Have you ever walked into a store and saw a product display that paired everything you needed?
For instance, maybe it’s the height of summer and you’re greeted with a BBQ display that features charcoal next to a variety of sauces with hamburger buns and cases of beer resting right beside.
That’s not a coincidence. It’s cross-merchandising at its best.
In fact, if you’re looking for impactful ways to drive retail sales, consider cross-merchandising as your next retail marketing tool. Through logical or creative placement, you can encourage consumers to purchase multiple items at the same time that probably weren’t on their shopping list in the first place.
Cross-Marketing Drives Sales Velocity
Essentially, cross-marketing is the grouping of products from different categories or brands and grouping them together to bring more value to the consumer (and sell more products for the brand).
The entire goal of cross-marketing is to drive your in-store sales upward. It puts items in front of a customer’s face that creates an impulse purchase or an add-on to what they already have. When you place items together that logically belong, such as placing the bread next to the peanut butter and jelly, you increase your units purchased per ticket (UPT).
Whether it was on their shopping list or not, there’s inherent value to be had.
The Value of Cross-Marketing for Retail Brands
Cross merchandising reminds your customers of a need. It signals to them that, while they may not have had plans to purchase the complementary item, they certainly need it if they are going to recreate this scene at home.
It’s one of the best trades we find in retail marketing. Retail brands trade an improved customer experience for multiple-item purchases. Win win.
Cross-merchandising saves time for consumers. For example, when complementary items are placed together, you save customers from having to walk across the store to add them to their cart. Or better yet, you’re sparing them from having to search for the item.
Perhaps the most fun retail brands can have is creating ideas for consumers they may not have considered themselves. Plus, when done right, you even invite the opportunity to have consumers share it on social media and take it viral. For example, once Tesco in the UK realized more men buy diapers than women, they quickly increased sales of beer and snacks by placing them next to the diapers!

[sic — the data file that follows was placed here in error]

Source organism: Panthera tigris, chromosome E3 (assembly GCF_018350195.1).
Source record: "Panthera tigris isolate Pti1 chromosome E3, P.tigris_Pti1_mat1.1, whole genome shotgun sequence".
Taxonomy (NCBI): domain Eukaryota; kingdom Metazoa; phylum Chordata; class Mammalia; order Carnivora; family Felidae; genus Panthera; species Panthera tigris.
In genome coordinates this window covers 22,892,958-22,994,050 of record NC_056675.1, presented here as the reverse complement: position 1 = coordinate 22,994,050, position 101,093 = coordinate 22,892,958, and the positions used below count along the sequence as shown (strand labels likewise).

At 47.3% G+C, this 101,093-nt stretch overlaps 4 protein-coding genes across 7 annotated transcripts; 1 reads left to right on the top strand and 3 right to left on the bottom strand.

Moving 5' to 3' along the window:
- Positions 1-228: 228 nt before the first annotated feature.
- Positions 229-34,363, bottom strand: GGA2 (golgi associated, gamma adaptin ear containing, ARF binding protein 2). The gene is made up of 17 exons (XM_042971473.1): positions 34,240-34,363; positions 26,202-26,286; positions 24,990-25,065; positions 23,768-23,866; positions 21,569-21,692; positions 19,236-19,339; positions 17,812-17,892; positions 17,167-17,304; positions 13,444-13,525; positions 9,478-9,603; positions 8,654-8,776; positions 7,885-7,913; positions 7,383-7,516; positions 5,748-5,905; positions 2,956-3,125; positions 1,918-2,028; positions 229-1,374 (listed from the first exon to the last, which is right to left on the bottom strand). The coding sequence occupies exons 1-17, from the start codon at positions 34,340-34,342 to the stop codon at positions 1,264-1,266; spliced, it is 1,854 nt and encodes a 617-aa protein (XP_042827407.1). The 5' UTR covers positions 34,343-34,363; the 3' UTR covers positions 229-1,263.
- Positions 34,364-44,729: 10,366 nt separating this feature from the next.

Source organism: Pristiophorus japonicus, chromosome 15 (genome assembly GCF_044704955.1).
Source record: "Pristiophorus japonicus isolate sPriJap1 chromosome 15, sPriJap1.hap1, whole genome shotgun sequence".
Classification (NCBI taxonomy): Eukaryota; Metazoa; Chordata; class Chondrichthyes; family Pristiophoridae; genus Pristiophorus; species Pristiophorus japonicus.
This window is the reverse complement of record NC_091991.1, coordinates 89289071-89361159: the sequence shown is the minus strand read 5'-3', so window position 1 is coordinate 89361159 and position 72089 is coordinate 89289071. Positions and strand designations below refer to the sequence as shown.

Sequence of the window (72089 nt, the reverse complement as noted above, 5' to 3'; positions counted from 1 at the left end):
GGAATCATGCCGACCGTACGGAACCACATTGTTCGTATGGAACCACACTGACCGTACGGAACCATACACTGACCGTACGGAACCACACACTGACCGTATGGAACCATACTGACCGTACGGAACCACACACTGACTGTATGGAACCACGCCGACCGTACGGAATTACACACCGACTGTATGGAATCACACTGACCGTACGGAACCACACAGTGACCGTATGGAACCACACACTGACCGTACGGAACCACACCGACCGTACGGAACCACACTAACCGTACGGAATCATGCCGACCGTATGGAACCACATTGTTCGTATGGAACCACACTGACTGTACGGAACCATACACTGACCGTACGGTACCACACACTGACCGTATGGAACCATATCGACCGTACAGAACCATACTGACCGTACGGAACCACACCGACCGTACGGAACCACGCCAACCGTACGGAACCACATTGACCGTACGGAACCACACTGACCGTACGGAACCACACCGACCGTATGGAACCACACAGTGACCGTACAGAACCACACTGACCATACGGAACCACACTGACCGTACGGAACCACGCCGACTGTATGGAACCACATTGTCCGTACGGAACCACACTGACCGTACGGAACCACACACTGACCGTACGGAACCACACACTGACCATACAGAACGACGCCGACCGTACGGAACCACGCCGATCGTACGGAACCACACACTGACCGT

5 Cross-Merchandising Strategies to Consider
1. Cross-Merchandising By Theme
This is when you group items together because they share the same theme. For example, you could put together a breakfast display, including all the things one would need like cereal, milk, bananas, etc.
This becomes a collaboration of items from different departments, all available in one place. Now, you’ve made it easier for a customer to throw a meal together, which many often struggle to do.
2. Cross-Merchandising by Popularity
You can increase sales of products that are not performing well by moving them next to a product that is selling very well. For example, you could put paring knives or vegetable peelers in the fruit and vegetable section of your store.
The best-seller helps create awareness of the product and demonstrate a common use case so you increase its chances of moving off the shelf.
3. Cross-Merchandising by Demonstration
Many retailers will demo a product using in-store items to help show their utility and how they can be paired with complementary products.
For example, consider an in-store sampling event for crackers. By itself a cracker isn’t very exciting. But by pairing it with cheese, meat and wine, you have a mini charcuterie board! This will encourage your customers to buy simply because they saw the product in action and want to try it at home.
4. Cross-Merchandising by Logic
When pairing items together, avoid the illogical or forced grouping. Successful cross-merchandising always ensures there is some connection between the two items.
Obviously, if your customers can’t make the logical leap between the items, you’ll likely lose a sale and potentially a customer. We recommend implementing signage or props to drive the point home.
5. Cross-Merchandising by Contrast
Finally, there is something compelling about contrast for the consumer. When an item or product is featured in a seemingly random or unexpected place, shoppers take notice.
For example, during the holiday seasons, you may find valentine chocolates or Christmas cookies near the automotive section as a way to stand out. This also works well for limited-time items.
What’s the Best Cross-Merchandising Strategy for Your Retail Brand?